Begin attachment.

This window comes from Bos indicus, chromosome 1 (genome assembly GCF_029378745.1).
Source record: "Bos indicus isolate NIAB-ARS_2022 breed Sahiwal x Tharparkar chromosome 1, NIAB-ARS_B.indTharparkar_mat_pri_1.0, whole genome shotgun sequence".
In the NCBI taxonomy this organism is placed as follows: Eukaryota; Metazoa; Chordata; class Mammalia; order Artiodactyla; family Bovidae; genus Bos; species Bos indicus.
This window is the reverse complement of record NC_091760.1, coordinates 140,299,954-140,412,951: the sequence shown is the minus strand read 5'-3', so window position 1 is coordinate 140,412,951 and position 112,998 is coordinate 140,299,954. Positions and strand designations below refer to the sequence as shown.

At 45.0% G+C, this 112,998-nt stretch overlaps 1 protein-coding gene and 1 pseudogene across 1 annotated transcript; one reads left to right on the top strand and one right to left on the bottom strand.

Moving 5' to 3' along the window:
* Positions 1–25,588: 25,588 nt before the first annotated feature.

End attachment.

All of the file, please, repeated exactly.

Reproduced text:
This window comes from Bos indicus, chromosome 1 (genome assembly GCF_029378745.1).
Source record: "Bos indicus isolate NIAB-ARS_2022 breed Sahiwal x Tharparkar chromosome 1, NIAB-ARS_B.indTharparkar_mat_pri_1.0, whole genome shotgun sequence".
In the NCBI taxonomy this organism is placed as follows: Eukaryota; Metazoa; Chordata; class Mammalia; order Artiodactyla; family Bovidae; genus Bos; species Bos indicus.
This window is the reverse complement of record NC_091760.1, coordinates 140,299,954-140,412,951: the sequence shown is the minus strand read 5'-3', so window position 1 is coordinate 140,412,951 and position 112,998 is coordinate 140,299,954. Positions and strand designations below refer to the sequence as shown.

At 45.0% G+C, this 112,998-nt stretch overlaps 1 protein-coding gene and 1 pseudogene across 1 annotated transcript; one reads left to right on the top strand and one right to left on the bottom strand.

Moving 5' to 3' along the window:
* Positions 1–25,588: 25,588 nt before the first annotated feature.